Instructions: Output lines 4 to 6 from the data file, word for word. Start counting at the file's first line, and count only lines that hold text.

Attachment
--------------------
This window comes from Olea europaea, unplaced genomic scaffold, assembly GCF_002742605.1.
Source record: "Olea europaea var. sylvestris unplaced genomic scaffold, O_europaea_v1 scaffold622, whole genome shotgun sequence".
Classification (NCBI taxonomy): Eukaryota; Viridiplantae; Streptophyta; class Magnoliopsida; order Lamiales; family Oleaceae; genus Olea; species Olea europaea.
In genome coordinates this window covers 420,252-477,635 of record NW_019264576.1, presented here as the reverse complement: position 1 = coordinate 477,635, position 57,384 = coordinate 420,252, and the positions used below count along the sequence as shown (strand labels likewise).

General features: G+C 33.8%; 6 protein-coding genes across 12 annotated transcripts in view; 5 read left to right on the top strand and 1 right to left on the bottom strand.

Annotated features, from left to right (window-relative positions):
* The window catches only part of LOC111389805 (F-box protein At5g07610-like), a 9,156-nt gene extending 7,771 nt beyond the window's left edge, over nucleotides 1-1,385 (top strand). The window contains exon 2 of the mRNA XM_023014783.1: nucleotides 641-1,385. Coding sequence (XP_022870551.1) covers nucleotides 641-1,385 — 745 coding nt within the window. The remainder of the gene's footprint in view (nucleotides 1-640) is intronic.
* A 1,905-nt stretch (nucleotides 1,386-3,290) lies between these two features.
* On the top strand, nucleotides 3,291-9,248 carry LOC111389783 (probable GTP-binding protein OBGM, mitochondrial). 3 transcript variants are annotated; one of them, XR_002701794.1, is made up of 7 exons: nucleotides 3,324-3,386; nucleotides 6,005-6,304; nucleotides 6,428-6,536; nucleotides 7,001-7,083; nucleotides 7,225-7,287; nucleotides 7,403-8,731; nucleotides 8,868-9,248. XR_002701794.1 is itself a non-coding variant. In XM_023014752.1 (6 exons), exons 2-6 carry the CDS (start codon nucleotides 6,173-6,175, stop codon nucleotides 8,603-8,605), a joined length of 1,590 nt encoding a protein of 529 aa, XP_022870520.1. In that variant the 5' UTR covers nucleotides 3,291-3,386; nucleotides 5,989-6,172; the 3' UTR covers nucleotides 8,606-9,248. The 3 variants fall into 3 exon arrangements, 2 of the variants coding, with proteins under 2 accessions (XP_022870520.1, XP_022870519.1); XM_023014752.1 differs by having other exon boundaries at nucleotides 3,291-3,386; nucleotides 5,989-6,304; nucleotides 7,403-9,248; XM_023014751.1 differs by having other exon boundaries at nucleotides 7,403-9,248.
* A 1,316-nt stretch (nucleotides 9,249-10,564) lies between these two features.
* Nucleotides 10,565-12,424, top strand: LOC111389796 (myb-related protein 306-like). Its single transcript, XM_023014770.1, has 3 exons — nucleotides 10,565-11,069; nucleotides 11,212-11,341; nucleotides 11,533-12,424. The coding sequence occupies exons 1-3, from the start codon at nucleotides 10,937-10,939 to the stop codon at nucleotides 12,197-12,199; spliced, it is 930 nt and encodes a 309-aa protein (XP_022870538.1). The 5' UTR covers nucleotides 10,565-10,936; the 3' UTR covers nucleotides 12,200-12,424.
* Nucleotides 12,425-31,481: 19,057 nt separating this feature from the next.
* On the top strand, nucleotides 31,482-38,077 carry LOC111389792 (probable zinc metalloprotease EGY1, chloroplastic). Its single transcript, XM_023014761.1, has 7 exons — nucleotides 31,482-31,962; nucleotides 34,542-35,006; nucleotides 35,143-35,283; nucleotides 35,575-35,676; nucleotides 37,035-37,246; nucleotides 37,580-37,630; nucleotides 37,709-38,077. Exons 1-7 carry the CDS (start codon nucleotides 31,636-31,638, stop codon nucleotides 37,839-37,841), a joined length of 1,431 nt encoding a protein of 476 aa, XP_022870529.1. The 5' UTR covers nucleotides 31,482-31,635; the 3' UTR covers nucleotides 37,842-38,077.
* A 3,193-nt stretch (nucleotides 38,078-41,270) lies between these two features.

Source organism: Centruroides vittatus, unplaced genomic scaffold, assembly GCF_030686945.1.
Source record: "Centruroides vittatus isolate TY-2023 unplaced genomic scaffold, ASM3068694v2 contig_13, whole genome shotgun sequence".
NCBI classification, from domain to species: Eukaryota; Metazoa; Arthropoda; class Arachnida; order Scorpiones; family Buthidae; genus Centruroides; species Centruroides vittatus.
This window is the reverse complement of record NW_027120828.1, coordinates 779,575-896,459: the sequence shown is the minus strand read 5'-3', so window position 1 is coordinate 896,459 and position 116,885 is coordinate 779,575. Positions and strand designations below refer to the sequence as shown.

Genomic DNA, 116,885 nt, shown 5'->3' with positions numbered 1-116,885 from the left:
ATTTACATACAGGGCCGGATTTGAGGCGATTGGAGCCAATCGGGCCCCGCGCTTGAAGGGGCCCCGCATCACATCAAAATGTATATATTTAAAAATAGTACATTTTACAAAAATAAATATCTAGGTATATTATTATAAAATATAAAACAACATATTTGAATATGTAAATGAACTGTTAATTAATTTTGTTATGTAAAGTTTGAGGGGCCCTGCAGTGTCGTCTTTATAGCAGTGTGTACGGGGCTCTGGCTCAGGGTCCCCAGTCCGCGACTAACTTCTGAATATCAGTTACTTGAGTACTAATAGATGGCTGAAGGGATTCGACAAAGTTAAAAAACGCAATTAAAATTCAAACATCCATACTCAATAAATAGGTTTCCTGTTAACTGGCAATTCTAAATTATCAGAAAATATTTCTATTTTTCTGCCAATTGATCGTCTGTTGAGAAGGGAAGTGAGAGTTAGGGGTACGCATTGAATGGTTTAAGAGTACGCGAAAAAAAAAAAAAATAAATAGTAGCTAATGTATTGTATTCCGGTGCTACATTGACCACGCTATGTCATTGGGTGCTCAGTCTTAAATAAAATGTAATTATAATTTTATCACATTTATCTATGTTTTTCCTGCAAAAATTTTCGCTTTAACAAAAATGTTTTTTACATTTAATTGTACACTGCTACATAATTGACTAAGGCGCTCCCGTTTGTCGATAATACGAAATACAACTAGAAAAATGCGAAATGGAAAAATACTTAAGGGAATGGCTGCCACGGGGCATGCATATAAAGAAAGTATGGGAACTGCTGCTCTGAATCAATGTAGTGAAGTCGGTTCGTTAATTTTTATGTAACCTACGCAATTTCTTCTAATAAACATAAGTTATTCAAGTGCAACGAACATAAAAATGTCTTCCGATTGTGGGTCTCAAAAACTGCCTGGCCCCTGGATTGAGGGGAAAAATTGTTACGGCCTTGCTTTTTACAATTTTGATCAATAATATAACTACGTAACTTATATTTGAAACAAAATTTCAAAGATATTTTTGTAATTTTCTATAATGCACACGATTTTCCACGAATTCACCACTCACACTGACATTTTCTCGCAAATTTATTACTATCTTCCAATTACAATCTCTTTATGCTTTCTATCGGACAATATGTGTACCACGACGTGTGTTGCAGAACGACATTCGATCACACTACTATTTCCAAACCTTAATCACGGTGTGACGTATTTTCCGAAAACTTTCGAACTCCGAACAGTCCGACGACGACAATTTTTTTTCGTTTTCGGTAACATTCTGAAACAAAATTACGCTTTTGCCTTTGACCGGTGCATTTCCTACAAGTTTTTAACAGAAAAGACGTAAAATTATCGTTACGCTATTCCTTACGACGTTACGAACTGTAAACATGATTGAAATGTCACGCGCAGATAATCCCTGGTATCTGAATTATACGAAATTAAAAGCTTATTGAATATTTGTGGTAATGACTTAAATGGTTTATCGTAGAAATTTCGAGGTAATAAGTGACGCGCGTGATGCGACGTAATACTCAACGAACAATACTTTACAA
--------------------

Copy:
In genome coordinates this window covers 420,252-477,635 of record NW_019264576.1, presented here as the reverse complement: position 1 = coordinate 477,635, position 57,384 = coordinate 420,252, and the positions used below count along the sequence as shown (strand labels likewise).

General features: G+C 33.8%; 6 protein-coding genes across 12 annotated transcripts in view; 5 read left to right on the top strand and 1 right to left on the bottom strand.

Annotated features, from left to right (window-relative positions):